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    VMware Makes Case for Digital Workspace Suite

    VMware has launched VMware Anywhere Workspace, a solution that combines virtual desktop functionality with networking and security technologies into a single suite.

    The goal is to make it simpler for IT organizations to provide end users with a secure, consistent experience regardless of where they are physically located, said Shankar Iyer, senior vice president and general manager for end user computing at VMware. 

    The need for that capability became more acute when employees in large numbers started working from home to help limit the spread of the COVID-19 pandemic.  Now that COVID-19 vaccines are being rolled out globally, it’s apparent more employees will be heading back into the office. However, the number of full time, in office employees is unlikely to reach the same levels as it did prior to the pandemic, notes Iyer. 

    Read more: VMware Adds Subscription Option for VMware Cloud

    Pitching Virtualization

    Elements of the VMware Anywhere Workspace include VMware Workspace ONE desktop and applications virtualization software, the VMware Carbon Black Cloud service for securing endpoints, and a secure access service edge (SASE) platform based on the software-defined wide area network (SD-WAN) platform the company also already provides.

    VMware has been making a case for virtual desktops for years. However, as more employees move permanently to a work-from-anywhere model, VMware is making a more aggressive effort to encourage enterprise IT organizations to standardize on a stack of virtualization, security, and networking software it provides an an alternative to a best-of-breed approach made up of offerings from different vendors.

    Vendors have often claimed that their suite of products is the best of the best, cheapest, and easiest choice versus products from a single vendor. Each IT organization needs to evaluate for themselves to what degree those claims bear out. In many cases, IT organizations may already have implemented an SD-WAN or endpoint security platform.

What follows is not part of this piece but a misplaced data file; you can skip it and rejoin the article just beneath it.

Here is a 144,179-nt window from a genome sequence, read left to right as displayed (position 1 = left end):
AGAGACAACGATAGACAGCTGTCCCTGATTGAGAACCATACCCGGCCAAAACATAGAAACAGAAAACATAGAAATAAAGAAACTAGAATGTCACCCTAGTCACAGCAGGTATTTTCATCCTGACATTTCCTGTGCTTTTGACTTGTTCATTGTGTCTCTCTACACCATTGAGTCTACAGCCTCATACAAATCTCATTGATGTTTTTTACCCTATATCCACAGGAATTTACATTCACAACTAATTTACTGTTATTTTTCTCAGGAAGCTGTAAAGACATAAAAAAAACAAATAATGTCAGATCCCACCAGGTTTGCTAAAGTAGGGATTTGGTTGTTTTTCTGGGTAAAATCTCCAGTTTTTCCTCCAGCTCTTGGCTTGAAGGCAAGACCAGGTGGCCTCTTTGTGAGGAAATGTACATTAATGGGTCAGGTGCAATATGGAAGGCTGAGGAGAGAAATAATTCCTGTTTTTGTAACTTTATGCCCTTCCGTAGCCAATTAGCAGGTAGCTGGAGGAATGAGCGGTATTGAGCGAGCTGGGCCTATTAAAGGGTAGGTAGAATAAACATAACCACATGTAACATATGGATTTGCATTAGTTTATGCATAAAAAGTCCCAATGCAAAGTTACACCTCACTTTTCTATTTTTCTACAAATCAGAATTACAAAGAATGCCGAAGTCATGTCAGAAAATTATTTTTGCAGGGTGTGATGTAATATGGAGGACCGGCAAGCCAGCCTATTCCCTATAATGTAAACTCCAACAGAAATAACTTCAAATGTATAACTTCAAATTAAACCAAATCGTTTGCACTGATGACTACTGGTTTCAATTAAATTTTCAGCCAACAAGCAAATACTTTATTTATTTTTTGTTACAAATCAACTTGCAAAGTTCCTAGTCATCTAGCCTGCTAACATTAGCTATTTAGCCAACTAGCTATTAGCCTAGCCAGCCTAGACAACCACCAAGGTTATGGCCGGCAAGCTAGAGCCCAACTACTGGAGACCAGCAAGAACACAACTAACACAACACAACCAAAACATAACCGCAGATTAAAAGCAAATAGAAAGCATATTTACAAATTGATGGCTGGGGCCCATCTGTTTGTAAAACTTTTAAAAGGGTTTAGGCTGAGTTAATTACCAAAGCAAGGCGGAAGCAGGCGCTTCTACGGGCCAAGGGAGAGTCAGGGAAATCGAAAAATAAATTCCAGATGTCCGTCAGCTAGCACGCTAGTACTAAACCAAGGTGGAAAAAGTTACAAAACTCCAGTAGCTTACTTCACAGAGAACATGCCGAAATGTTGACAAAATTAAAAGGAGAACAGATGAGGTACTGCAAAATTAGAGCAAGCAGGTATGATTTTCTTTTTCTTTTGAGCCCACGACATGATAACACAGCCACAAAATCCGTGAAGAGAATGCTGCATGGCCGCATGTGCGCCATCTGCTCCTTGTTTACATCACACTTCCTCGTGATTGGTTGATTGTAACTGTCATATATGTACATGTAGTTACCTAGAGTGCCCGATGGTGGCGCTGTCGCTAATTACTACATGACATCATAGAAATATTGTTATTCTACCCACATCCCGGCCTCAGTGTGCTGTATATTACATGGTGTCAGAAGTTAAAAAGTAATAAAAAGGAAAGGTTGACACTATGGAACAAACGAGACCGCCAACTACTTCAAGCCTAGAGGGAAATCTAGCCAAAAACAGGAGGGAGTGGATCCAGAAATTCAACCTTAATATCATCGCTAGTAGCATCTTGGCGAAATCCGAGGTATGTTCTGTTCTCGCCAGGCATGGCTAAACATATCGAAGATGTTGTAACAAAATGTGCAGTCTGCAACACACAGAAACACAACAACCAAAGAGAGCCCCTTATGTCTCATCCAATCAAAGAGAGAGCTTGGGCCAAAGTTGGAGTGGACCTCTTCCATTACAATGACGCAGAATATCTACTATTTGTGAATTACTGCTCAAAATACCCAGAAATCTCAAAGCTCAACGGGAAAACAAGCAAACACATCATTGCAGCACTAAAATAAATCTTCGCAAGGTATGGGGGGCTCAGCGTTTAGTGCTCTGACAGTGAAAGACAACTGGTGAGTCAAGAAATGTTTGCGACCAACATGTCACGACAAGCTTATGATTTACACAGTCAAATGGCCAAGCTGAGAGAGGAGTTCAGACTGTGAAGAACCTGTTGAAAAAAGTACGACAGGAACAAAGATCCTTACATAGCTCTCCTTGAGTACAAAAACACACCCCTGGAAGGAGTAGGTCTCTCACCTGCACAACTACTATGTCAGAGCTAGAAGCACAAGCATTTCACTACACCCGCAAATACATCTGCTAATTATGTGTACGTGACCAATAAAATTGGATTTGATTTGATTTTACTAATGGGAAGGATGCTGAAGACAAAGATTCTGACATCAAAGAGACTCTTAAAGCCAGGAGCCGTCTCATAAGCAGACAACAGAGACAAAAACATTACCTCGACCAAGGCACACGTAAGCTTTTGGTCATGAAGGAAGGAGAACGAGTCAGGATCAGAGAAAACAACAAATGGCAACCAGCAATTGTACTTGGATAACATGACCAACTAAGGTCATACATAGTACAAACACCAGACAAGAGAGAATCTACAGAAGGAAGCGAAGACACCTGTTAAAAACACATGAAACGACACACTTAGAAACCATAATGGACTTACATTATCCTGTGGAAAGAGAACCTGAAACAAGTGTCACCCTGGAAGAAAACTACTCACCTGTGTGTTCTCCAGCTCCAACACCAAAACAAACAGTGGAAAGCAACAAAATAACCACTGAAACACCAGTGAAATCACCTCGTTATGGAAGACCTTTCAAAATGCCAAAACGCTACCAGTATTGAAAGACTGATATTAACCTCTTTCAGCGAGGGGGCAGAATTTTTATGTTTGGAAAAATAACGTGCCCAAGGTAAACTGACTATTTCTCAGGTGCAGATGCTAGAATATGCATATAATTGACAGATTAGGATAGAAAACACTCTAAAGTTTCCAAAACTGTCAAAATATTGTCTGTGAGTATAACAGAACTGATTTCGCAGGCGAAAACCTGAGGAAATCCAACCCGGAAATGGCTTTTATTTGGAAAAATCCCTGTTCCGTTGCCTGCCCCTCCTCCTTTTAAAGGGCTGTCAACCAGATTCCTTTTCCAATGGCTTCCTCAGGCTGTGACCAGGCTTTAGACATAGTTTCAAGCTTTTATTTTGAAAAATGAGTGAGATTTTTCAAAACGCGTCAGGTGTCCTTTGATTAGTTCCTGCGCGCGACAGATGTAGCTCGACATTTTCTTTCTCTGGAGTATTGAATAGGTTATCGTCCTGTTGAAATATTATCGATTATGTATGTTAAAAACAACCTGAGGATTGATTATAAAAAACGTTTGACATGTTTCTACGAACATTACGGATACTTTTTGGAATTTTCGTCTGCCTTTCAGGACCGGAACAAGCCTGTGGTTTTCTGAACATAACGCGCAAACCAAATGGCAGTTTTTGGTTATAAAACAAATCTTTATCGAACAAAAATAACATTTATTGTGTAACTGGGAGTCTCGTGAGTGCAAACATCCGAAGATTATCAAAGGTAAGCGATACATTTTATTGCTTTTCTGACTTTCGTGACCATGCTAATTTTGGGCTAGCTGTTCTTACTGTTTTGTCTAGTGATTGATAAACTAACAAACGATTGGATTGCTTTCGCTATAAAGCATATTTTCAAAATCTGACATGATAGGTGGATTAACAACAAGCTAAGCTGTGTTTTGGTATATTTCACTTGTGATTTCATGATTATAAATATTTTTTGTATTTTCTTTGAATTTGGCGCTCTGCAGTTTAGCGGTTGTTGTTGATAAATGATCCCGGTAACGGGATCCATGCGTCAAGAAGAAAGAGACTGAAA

Read more: The Best Tools to Successfully Train Remote Employees

    Remote Work and IT Costs

    In general, virtual desktops were starting to gain momentum prior to the start of the pandemic largely because Microsoft began offering its own flavor of virtual desktops as a service on the Microsoft Azure cloud. Amazon Web Services (AWS) also offers its own equivalent. VMware, along with Citrix and others, have been countering with offerings that lend themselves more easily to hybrid cloud computing environments that include local data centers managed by internal IT teams.

    Flexibility is always going to come at a cost. Enabling large numbers of employees to work from anywhere will raise the total cost of IT. Organizations, however, will soon find they have no choice but to absorb those costs. Otherwise, employees will leave for what they perceive to be greener IT pastures. 

    In fact, a recent survey of 1,003 individuals, published this week by Eagle Hill Consulting, finds more than three quarters (78 percent) of respondents said technology makes their job harder. Nearly two-thirds (65%) said technology makes their day-to-day work experience frustrating. More than a third (35%) said they are generally frustrated with the technology employed within their organization. It’s now only a matter of time before organizations will be forced to address those concerns if they expect to retain those employees. 

    Read next: Work-From-Anywhere Shift Will Increase IT Costs

    Mike Vizard
    Mike Vizard
    Michael Vizard is a seasoned IT journalist, with nearly 30 years of experience writing and editing about enterprise IT issues. He is a contributor to publications including Programmableweb, IT Business Edge, CIOinsight and UBM Tech. He formerly was editorial director for Ziff-Davis Enterprise, where he launched the company’s custom content division, and has also served as editor in chief for CRN and InfoWorld. He also has held editorial positions at PC Week, Computerworld and Digital Review.

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